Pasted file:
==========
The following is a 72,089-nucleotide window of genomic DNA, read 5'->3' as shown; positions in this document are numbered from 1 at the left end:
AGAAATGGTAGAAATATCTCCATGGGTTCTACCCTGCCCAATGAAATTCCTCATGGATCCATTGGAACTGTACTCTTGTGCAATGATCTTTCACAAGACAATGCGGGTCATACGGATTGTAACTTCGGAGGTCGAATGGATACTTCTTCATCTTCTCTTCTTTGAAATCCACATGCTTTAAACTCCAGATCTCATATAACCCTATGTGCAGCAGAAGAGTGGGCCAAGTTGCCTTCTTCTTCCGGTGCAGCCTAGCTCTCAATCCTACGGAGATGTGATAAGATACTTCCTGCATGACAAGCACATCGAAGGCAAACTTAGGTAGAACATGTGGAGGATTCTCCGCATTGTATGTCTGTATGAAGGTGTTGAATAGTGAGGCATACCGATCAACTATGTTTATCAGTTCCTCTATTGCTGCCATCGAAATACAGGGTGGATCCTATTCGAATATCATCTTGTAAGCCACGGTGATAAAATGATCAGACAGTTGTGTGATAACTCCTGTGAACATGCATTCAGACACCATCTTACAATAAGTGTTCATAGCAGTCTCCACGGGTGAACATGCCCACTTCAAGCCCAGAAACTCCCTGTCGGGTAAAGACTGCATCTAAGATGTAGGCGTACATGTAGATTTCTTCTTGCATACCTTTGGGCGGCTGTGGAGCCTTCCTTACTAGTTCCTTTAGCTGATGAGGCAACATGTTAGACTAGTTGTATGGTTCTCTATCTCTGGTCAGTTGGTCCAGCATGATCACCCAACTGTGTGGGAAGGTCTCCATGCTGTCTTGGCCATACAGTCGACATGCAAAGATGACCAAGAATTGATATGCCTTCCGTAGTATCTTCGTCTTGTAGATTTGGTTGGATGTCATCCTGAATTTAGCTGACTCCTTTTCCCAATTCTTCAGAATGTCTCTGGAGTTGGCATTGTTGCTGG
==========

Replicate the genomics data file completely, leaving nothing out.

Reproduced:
The following is a 72,089-nucleotide window of genomic DNA, read 5'->3' as shown; positions in this document are numbered from 1 at the left end:
AGAAATGGTAGAAATATCTCCATGGGTTCTACCCTGCCCAATGAAATTCCTCATGGATCCATTGGAACTGTACTCTTGTGCAATGATCTTTCACAAGACAATGCGGGTCATACGGATTGTAACTTCGGAGGTCGAATGGATACTTCTTCATCTTCTCTTCTTTGAAATCCACATGCTTTAAACTCCAGATCTCATATAACCCTATGTGCAGCAGAAGAGTGGGCCAAGTTGCCTTCTTCTTCCGGTGCAGCCTAGCTCTCAATCCTACGGAGATGTGATAAGATACTTCCTGCATGACAAGCACATCGAAGGCAAACTTAGGTAGAACATGTGGAGGATTCTCCGCATTGTATGTCTGTATGAAGGTGTTGAATAGTGAGGCATACCGATCAACTATGTTTATCAGTTCCTCTATTGCTGCCATCGAAATACAGGGTGGATCCTATTCGAATATCATCTTGTAAGCCACGGTGATAAAATGATCAGACAGTTGTGTGATAACTCCTGTGAACATGCATTCAGACACCATCTTACAATAAGTGTTCATAGCAGTCTCCACGGGTGAACATGCCCACTTCAAGCCCAGAAACTCCCTGTCGGGTAAAGACTGCATCTAAGATGTAGGCGTACATGTAGATTTCTTCTTGCATACCTTTGGGCGGCTGTGGAGCCTTCCTTACTAGTTCCTTTAGCTGATGAGGCAACATGTTAGACTAGTTGTATGGTTCTCTATCTCTGGTCAGTTGGTCCAGCATGATCACCCAACTGTGTGGGAAGGTCTCCATGCTGTCTTGGCCATACAGTCGACATGCAAAGATGACCAAGAATTGATATGCCTTCCGTAGTATCTTCGTCTTGTAGATTTGGTTGGATGTCATCCTGAATTTAGCTGACTCCTTTTCCCAATTCTTCAGAATGTCTCTGGAGTTGGCATTGTTGCTGG